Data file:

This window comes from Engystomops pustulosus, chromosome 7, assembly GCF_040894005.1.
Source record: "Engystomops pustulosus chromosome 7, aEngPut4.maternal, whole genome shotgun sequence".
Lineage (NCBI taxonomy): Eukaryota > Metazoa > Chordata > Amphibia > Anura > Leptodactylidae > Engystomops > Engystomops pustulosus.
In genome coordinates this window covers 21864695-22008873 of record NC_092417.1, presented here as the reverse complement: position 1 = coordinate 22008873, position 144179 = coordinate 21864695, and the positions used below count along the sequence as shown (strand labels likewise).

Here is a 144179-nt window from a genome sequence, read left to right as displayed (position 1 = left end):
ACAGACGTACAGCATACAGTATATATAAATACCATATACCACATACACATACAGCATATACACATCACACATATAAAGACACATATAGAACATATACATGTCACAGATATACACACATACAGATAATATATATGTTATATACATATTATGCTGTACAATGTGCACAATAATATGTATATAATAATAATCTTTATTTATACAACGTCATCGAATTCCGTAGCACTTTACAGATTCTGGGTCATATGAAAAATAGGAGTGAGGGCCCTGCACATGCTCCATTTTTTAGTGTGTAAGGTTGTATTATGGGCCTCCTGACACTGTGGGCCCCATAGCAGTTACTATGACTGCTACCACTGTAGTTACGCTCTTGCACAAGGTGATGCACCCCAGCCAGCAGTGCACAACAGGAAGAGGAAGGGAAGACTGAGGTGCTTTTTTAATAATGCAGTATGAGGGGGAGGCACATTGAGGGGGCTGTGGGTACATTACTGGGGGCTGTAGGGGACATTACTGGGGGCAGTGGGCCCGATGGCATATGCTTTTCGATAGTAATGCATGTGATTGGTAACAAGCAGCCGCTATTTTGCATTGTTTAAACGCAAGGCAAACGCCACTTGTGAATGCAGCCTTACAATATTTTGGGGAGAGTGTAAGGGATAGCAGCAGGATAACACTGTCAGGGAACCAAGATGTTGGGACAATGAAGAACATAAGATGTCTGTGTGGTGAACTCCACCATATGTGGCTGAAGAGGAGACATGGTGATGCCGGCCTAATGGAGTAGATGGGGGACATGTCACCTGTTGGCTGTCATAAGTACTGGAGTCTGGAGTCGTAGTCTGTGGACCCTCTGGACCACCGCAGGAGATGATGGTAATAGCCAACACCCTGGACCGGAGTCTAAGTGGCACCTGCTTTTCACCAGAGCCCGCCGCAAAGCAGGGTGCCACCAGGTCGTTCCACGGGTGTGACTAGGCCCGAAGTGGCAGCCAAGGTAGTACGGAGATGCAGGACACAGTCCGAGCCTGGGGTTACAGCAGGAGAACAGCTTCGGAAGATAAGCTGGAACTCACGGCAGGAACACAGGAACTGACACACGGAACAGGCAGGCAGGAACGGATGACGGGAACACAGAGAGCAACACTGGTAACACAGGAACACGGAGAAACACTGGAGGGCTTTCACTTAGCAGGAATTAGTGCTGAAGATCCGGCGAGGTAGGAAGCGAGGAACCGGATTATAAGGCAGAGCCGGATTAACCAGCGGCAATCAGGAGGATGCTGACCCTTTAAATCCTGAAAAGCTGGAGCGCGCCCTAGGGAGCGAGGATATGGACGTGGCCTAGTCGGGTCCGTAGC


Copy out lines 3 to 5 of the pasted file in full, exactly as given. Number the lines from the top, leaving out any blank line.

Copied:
Lineage (NCBI taxonomy): Eukaryota > Metazoa > Chordata > Amphibia > Anura > Leptodactylidae > Engystomops > Engystomops pustulosus.
In genome coordinates this window covers 21864695-22008873 of record NC_092417.1, presented here as the reverse complement: position 1 = coordinate 22008873, position 144179 = coordinate 21864695, and the positions used below count along the sequence as shown (strand labels likewise).

Here is a 144179-nt window from a genome sequence, read left to right as displayed (position 1 = left end):